More liberal field of membership rules are a top priority.
By Bill Poquette
What’s on credit unions’ advocacy wish list this year? Sure, they want some of the same things banks want: reduced examination burden on smaller institutions; guidance and resources for coping with CECL; collaboration on cybersecurity standards; a regulatory environment that fosters growth — things that would benefit all community financial institutions.
But the credit unions want more, much more that would enhance their existing competitive edge over banks: more liberal field of membership rules, exemption from the Community Reinvestment Act and the Consumer Financial Protection Bureau. And, of course, continuation of their previous tax exemption.
How can regulators and Congress continue to justify the tax exemption and CRA exemption when credit unions are in almost exactly the same business as banks? The main difference is the field of membership limit, which is morphing into a charade.
An egregious example of this occurred last month when Pentagon Federal Credit Union acquired Progressive Credit Union in what was labeled by the National Credit Union Administration as an “emergency merger.”
PenFed is the nation’s third-largest credit union. According to its website, “We have a proud history of serving those in the armed forces, Department of Defense, Department of Homeland Security, military associations, eligible veterans and retirees and their families. You may also qualify (for membership) through membership in select organizations within our field of membership.”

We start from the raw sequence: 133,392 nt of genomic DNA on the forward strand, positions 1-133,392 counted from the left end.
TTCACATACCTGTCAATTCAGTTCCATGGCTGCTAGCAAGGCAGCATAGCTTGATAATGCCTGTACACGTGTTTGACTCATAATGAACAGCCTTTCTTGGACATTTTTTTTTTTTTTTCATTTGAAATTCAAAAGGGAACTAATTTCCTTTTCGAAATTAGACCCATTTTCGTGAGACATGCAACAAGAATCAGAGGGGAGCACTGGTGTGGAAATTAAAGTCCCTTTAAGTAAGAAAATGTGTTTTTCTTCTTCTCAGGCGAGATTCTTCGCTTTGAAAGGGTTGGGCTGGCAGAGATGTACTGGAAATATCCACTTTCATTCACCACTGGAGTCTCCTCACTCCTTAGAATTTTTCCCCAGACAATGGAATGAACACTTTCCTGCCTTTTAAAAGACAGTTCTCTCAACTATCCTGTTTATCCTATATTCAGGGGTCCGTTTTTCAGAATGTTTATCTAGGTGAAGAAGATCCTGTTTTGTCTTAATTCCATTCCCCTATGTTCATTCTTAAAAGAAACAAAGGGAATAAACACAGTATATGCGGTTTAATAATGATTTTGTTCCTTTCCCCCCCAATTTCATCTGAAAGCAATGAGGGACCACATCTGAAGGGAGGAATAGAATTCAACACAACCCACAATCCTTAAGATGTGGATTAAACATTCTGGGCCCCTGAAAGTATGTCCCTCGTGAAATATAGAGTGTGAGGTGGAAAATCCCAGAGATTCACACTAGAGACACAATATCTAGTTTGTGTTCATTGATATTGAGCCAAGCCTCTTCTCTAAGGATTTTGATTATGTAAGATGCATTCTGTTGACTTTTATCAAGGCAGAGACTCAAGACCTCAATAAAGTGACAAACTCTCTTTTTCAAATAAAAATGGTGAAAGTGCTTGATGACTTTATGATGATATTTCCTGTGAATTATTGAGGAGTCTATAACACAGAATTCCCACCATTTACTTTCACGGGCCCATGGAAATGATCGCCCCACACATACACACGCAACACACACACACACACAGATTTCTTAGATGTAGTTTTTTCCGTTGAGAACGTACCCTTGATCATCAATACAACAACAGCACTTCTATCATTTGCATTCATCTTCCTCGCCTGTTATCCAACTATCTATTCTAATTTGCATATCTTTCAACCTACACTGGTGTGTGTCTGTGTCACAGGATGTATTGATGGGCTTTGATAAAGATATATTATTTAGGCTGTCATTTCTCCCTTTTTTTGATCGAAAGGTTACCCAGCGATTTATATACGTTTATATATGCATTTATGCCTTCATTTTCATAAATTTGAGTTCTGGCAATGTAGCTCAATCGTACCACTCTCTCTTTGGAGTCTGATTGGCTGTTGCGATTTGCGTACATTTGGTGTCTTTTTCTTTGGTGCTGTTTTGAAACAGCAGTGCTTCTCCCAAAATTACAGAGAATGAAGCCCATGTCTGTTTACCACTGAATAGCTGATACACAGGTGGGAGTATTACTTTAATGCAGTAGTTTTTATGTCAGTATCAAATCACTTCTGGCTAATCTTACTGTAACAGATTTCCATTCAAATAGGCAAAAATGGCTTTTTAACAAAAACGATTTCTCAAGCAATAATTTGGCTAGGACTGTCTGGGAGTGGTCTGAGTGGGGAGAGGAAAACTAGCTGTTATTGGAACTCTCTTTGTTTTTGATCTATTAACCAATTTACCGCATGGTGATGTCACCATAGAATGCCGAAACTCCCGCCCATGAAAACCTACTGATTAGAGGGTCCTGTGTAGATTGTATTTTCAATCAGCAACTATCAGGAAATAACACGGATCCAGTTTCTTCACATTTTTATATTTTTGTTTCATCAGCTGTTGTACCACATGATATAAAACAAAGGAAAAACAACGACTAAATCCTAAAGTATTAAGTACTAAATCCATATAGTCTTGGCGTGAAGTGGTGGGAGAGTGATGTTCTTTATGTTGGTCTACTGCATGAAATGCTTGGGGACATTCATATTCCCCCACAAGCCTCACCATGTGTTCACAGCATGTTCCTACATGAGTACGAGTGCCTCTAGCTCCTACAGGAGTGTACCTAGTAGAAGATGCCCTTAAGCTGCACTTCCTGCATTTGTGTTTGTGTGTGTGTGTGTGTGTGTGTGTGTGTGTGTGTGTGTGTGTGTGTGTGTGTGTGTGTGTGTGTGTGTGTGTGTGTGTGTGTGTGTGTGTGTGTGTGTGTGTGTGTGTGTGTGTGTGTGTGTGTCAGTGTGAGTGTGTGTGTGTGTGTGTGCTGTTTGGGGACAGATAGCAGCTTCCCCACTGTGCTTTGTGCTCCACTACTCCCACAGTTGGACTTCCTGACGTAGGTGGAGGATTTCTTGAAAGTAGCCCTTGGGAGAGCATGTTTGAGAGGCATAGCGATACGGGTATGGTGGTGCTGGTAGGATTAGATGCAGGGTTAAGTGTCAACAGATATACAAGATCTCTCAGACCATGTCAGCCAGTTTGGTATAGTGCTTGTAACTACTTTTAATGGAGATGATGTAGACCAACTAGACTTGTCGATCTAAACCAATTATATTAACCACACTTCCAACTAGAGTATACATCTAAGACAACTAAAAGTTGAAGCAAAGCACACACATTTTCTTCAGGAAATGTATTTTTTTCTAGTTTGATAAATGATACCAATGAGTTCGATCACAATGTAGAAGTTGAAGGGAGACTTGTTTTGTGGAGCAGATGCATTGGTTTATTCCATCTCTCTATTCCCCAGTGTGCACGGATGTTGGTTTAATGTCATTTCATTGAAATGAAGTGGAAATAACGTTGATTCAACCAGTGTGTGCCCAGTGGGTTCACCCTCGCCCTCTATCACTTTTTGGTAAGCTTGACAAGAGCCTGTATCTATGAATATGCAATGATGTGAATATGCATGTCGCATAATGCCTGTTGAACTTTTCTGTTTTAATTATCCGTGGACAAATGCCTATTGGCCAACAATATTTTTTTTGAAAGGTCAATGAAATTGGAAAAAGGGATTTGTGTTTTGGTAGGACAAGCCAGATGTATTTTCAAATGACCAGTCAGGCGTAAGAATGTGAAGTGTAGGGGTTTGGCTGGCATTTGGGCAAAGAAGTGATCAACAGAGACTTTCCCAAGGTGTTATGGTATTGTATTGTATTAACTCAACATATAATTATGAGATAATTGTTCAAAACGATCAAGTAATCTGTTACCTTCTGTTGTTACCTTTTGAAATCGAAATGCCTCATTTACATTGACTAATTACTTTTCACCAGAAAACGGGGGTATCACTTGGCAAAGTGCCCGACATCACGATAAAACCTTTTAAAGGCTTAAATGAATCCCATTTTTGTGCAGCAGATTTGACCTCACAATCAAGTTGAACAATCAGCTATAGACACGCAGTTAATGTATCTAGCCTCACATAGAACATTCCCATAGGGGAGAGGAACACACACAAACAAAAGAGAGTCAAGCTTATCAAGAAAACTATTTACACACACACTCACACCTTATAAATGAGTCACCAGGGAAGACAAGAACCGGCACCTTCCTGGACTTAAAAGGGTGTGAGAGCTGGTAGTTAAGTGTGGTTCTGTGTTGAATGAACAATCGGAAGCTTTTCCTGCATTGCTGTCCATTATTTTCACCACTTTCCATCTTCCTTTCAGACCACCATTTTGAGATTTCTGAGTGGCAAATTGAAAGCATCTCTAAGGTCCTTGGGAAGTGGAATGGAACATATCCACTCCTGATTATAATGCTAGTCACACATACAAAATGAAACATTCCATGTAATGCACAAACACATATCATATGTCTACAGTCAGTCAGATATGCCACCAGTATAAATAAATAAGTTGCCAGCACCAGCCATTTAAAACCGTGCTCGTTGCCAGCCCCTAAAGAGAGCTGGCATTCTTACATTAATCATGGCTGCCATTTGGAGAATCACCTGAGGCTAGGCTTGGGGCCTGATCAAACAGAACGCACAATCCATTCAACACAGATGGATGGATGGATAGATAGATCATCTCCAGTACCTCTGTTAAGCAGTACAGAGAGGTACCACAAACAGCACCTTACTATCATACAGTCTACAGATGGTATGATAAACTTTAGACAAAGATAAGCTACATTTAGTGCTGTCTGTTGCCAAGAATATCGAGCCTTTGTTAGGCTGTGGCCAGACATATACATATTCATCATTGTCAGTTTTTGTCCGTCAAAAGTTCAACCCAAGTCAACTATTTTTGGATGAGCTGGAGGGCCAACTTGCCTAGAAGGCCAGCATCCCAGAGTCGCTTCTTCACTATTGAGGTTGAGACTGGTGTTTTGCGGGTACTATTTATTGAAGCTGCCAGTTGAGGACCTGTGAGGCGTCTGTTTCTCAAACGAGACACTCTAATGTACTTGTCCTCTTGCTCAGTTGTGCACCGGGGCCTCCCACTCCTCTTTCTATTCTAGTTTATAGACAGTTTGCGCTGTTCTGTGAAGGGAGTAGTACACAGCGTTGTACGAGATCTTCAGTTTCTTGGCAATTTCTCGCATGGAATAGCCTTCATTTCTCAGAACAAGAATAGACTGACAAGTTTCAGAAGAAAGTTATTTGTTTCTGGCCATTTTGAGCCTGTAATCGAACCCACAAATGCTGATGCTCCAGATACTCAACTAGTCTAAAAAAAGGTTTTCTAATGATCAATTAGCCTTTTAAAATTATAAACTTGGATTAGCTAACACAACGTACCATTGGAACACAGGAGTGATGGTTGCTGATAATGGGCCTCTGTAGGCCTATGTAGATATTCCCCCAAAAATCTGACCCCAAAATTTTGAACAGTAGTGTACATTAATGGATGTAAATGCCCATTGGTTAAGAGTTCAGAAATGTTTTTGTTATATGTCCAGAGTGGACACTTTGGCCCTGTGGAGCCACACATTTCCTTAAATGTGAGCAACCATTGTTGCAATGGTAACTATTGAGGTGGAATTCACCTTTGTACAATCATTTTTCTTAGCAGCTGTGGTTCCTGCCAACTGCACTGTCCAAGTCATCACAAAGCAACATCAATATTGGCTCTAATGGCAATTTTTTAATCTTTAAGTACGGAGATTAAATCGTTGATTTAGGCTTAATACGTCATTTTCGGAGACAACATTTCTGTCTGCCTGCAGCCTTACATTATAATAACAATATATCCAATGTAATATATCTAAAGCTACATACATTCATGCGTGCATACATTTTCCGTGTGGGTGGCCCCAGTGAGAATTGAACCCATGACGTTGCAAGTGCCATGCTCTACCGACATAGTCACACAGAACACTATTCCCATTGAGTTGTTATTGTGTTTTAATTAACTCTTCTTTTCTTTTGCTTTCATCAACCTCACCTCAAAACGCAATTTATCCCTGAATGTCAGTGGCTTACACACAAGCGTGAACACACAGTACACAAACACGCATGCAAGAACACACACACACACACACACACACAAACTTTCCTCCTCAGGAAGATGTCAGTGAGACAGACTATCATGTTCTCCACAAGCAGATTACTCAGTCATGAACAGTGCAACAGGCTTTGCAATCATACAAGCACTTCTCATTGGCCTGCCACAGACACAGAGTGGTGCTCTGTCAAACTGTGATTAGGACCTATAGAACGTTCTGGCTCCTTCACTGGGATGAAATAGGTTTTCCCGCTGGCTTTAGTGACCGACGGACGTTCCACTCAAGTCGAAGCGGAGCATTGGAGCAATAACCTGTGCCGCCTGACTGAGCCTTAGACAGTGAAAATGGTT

Progressive specialized in financing New York City taxi medallions, whose value has plummeted in recent years, thanks to Uber and Lyft. Whether there was an emergency is arguable, but PenFed leapt at the chance to acquire Progressive because it had a rare national charter that allows anyone to join anywhere in the nation.
“Policy makers need to see this deal for what it is,” said Rebeca Romero Rainey, president and CEO of the Independent Community Bankers of America. “The fact that this mega credit union can now serve anyone in the U.S. while exploiting its tax-exempt status is a serious problem.
“The only singular common bond that their customers will share is that they are part of this mega credit union,” she continued. “This is hardly the idea that Congress had in mind when it enacted the federal Credit Union Act in 1934 giving tax-exempt status to credit unions to serve people of modest means that have a common bond of occupation or association.”
So how are credit unions performing? Is their growth being stunted by oppressive regulation and pesky competitors crying foul?
The answer to the first question is quite well. The answer to the second is no.
Actually the performance metrics of banks and credit unions are quite similar, as of Sept. 30, 2018. Net income was up 30 percent year- over-year for credit unions, 29.3 percent for banks. CUs’ net interest margin was 3.1 percent vs. banks’ 3.45 percent. Banks excelled in return on average assets, 1.41 percent to 0.96 percent. But credit unions had more than double the loan growth year-over-year at 9.5 percent vs. 4 percent for banks. Credit union membership growth was strong, rising 4.5 percent to 115.4 million.
Do these statisics argue for more liberal field of membership rules, continued tax exemption and freedom from the CRA and the CFPB? Of course not.
Bill Poquette, Editor-in-Chief, email@example.com